Canadian Pacific says it holds no financial responsibility for the Lac-Megantic disaster and is rejecting a legal demand by the provincial government that it help fund the cleanup of the devastated Quebec town.
The railway has announced that it will appeal the legal order.
The news comes one day after the provincial government added CPR to a list of defendants that it says are responsible for paying for the cleanup.
That legal notice demands that the companies follow a provincial law that holds businesses accountable for the financial impact of an environmental disaster.
“Canadian Pacific has reviewed the notice. As a matter of fact, and law, CP is not responsible for this cleanup,” said railway spokesman Ed Greenberg.
“CP will be appealing.”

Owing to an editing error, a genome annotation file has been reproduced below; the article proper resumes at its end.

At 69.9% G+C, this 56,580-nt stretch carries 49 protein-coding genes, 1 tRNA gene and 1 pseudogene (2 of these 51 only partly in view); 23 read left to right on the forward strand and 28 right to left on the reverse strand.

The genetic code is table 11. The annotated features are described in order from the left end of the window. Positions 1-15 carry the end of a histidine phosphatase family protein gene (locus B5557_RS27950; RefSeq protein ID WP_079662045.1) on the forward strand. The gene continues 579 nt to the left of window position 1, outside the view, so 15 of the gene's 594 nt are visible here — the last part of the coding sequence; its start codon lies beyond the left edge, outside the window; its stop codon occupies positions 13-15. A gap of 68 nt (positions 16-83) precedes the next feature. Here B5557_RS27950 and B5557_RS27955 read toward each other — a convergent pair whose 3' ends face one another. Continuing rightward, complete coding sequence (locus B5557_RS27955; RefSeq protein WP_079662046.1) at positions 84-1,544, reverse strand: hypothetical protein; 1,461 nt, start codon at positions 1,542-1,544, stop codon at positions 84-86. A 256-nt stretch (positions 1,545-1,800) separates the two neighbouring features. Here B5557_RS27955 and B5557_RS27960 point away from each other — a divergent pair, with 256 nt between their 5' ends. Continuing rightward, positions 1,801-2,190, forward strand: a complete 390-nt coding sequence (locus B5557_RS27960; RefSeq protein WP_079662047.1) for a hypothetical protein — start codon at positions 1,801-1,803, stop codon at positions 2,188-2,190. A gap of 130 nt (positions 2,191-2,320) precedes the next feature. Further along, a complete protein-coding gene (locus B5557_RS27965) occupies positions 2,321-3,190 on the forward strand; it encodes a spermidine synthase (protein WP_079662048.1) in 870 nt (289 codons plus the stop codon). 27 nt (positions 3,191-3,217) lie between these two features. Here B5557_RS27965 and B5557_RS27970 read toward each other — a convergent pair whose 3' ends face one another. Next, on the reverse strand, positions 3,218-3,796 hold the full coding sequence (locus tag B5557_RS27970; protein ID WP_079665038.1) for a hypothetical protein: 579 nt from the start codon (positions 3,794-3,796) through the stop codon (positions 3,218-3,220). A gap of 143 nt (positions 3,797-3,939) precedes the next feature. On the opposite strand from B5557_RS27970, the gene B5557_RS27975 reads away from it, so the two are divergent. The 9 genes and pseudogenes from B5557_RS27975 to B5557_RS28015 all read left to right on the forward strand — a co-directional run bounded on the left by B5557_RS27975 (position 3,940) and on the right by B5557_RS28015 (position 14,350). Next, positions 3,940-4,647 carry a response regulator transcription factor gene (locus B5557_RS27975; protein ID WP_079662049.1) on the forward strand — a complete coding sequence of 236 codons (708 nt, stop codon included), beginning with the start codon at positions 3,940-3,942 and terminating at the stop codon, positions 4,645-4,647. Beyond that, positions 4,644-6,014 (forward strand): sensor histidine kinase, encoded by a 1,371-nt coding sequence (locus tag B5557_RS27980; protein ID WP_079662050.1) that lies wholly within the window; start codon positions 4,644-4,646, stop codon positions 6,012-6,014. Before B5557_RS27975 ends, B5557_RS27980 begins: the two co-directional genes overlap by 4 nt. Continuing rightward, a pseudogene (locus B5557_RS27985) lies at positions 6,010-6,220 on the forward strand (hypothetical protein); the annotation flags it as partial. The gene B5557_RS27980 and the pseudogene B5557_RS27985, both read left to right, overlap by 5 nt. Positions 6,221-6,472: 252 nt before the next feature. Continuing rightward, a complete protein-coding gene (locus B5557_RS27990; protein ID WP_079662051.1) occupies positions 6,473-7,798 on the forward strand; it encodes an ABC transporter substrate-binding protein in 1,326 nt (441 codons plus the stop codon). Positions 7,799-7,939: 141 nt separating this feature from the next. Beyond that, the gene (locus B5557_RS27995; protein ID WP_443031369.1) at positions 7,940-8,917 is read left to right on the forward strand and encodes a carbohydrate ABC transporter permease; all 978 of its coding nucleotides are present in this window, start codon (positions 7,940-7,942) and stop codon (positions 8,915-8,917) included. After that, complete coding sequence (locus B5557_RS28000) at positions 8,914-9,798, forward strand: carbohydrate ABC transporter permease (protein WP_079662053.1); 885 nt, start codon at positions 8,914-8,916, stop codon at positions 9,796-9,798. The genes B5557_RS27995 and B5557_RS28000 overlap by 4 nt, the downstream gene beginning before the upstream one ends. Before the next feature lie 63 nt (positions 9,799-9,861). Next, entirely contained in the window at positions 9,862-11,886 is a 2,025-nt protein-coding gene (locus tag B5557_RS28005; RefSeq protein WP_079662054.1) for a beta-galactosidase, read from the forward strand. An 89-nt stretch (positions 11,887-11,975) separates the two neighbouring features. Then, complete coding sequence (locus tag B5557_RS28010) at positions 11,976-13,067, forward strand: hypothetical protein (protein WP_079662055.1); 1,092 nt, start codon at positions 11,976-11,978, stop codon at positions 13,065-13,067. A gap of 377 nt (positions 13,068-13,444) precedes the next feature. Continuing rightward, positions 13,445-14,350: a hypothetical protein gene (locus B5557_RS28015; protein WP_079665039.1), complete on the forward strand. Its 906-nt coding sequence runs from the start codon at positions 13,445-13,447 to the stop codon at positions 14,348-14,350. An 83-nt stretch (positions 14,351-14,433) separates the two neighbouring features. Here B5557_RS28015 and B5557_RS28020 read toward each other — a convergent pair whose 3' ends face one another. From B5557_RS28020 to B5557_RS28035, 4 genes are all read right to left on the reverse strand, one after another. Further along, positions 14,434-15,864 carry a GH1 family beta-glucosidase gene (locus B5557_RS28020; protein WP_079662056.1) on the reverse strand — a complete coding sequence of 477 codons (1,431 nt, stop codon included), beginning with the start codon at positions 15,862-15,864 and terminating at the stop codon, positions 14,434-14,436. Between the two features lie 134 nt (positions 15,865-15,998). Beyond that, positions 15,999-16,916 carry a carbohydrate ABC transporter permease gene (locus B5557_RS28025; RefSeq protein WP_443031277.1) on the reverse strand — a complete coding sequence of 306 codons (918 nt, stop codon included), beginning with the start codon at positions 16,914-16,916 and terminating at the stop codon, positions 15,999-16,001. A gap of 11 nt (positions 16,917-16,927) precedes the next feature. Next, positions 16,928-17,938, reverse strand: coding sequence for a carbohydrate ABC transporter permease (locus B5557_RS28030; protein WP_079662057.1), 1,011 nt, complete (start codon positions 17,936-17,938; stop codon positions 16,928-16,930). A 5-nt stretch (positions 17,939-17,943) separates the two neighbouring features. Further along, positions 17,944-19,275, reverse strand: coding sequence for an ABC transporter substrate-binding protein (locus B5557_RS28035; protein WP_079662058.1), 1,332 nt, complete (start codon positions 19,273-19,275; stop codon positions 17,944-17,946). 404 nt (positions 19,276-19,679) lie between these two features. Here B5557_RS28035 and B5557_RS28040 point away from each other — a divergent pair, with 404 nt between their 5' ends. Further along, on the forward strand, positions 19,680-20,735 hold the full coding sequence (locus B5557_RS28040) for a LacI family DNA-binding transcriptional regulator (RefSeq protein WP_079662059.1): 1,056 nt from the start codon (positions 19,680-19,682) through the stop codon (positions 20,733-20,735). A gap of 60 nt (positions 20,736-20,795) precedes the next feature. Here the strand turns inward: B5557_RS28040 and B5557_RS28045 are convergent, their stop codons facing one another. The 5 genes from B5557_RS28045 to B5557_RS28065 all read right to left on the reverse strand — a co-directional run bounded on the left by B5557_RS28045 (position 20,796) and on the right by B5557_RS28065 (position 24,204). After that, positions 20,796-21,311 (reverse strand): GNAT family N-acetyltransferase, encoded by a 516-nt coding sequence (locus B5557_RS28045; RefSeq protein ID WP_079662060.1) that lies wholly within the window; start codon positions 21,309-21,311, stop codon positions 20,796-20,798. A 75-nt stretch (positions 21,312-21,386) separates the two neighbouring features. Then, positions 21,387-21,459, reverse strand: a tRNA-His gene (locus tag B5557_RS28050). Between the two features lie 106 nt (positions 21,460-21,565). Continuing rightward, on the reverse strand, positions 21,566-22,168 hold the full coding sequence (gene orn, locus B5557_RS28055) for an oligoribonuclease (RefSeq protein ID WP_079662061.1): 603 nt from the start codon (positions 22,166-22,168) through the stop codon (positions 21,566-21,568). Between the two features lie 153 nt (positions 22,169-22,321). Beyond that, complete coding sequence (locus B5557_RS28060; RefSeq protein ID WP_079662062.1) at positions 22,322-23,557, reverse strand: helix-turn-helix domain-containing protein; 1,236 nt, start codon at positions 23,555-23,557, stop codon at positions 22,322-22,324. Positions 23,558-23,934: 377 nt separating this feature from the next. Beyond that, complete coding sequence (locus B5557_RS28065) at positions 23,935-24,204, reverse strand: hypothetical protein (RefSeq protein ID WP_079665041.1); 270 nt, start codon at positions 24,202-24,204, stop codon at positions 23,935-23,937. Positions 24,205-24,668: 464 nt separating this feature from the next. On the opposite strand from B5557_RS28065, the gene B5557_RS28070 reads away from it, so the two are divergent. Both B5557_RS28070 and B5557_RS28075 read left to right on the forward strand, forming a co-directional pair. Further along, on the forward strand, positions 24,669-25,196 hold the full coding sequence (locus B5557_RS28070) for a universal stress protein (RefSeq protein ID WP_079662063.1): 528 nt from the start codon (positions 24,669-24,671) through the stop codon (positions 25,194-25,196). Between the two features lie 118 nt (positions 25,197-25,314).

The province says CPR was the main contractor responsible for the fateful shipment that was supposed to send crude oil from North Dakota to a New Brunswick oil refinery.
It handed off the train in Montreal to the smaller Montreal, Maine & Atlantic Railway Ltd., which then operated the tanker train that jumped the tracks in Lac-Megantic on July 6.
The disaster killed 47 people and prompted a mass evacuation, a criminal investigation, lawsuits, and concerns that the community of 6,000 might have to abandon its downtown core.
MMA is already among the other companies on the legal notice but the small railway has said it can’t afford to pay and has requested bankruptcy protection.